So long story short, I still have trouble grasping the whole concept of han and jeong. I can’t feel more emotionally detached when listening to conversation about Korea winning or loosing Japan. Nor how Korean got robbed abroad and so on. It’s my personal task to feel emotionally attached to my passport country. Somehow I find it difficult because I still have soar feelings and losses to Korea. Nevertheless, I finally found the word and concept close to Han and Jeong. Will I have empathy on it? I am not sure. But I will try as it is what embracing is about. 

Chuseok, the Thanksgiving Day of Korea -1 

What do you think of Thanks Giving Day? Some would have a smile on them remembering of their family gatherings and happy moments. 

Chuseok is simply a Thanksgiving Day of Korea.It used to be one of the most important days followed by the New Years Day. Back then, it was a time when people wished for prosperity and protection from the ancients from then till the end of the year. And it was when the harvest season was, so people had no problem sharing food with each other. The following is the picture of the old day’s Chuseok. 

Tae Jun Park archive, 1967

However, It wasn’t long since people started to go visit their families during Chuseok. As the Government has included one more day before and after Chuseok, people started to go visit the elders house since 1989. 

But it doesn’t mean that people travel nearby to visit their family. It was an era of modernization and manufacturing companies. So many people were coming to cities, and country side was coping with the changes causing mang problems such as lack of transportations and so on. Back then, the price of the vehicle was extremely expensive and somewhat rich people could own. So ticketing during Chuseok was an enormous project. And having no cell phones added up to the sitaution. The following pictures are people trying to book a ticket.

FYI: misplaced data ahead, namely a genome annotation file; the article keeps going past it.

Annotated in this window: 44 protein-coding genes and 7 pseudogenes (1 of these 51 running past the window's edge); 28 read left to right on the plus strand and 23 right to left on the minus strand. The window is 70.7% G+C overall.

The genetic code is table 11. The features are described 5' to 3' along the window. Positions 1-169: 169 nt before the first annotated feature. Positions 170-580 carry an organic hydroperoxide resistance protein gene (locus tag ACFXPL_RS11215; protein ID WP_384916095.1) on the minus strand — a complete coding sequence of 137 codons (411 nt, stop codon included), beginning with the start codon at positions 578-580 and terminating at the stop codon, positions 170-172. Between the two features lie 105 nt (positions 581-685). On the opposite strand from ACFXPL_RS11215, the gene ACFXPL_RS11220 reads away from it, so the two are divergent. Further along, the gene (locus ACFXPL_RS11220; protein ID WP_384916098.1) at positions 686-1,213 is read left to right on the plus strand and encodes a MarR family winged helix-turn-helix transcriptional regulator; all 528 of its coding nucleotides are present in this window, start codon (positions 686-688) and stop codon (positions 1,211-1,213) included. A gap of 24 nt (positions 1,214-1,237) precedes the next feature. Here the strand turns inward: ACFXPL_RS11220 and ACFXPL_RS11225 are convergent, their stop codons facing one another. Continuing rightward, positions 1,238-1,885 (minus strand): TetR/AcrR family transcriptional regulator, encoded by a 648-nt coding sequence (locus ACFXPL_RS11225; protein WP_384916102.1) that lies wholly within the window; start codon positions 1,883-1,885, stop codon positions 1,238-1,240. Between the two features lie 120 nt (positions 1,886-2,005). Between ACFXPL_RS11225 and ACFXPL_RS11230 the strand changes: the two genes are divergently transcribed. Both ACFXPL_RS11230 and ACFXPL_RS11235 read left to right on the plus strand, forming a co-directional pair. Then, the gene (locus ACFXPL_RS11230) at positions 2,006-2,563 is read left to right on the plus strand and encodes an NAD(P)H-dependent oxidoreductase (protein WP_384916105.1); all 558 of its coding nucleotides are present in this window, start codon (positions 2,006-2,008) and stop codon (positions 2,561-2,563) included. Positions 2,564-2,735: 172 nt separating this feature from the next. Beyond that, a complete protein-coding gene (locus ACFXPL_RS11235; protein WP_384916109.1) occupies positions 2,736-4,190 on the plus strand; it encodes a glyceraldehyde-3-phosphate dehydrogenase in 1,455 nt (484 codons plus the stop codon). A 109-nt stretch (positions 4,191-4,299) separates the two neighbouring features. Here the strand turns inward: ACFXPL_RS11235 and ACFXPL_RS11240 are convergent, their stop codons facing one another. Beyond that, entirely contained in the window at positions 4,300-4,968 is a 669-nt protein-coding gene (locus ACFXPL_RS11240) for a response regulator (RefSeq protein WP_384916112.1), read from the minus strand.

People coming to take a bus, 1967 


People waiting for ticketing to start, 1969


Waiting for ticket booth to open, 1979 


Trucks provided to lessen the transportation shortage ,1970


People standing in line for ticketing, 1988

Would heading home be more faster? No way.It would’ve been different in the early 60s and 70s, but 80s was a different times. It was when everyone started to have cars. 

People stuck in traffic Jam, 1987


Traffic jam during Chuseok, 2016(MK News) 

Compared to these day’s Chuseok traffic jam, it seems the same. But trust me.. It is not traffic jam. It is more of a parking lot.

Unlike back then, we have train, subway, airplanes. So if you don’t like the crowd and waiting/standing on the road, there always is airplane. They are expensive but more convinient in so many ways. 

Nevertheless the hardship of “going home”, there is always a bliss of family gathering and lots of food shared with the loved ones. 


4 Generations on the commemoration ceremony, 1970s

As we can see from the obove photos, Chuseok is an important holidays of Korea and has lots of meanings for us. 

However, just like everyholidays (For instance, Christmas Day), the meaning and tradition changes as time goes by. I will continue at the next post about it. 

Thanks for reading! 

* Source of the photos without citations: http://m.blog.daum.net/_blog/_m/articleView.do?blogid=0DoLZ&articleno=10110851

The hot-trend “Healing” 

Usually “Healing” means the process of recovering from a scar or bad condition. However in Korea, it’s more of process for one to recover from heartbreaking and deep scar left at one’s feelings.

People use it everywhere. Even book or food can be called ‘healing food’. I get to think it’s making sense to Koreans as not many people really think deeply. Sometimes, having an outlet is okay. But replacing materialism and doing a meaningless behaviors as an ongoing outlet will be just a terrible idea. The problem will not be solved.

Lots of people confuse “healing” with “humanitarian” and “aesthetics”. One of my duties at my work is to make a curriculum and conduct a capacity building program. However… one thing I had to face was people calling a merely aesthetic topics as a easily explained aesthetics. It simply doesn’t make sense.

Once I lost my words when my coworkers said “humanitarian and aesthetics” is the same with color therapy. I got to learn that not many people are familiar with the concept “humanitarian or aesthetics”. No wonder it was so difficult to explain why the aesthetics is the answer to burn out syndrome. I even gave a comparison to food, but didn’t work.

Well… People have their own world based on their experience. I  don’t blame them. I eventually got to accept who they are and blame myself for judging others world. But thanks to them, I got to know why people consider “healing” an humanitarian and aesthetics. For them, it is the best and most cool outlet.

So if you ever come to Korea, hope you understand the concept of “healing”. Cuz it still startles me.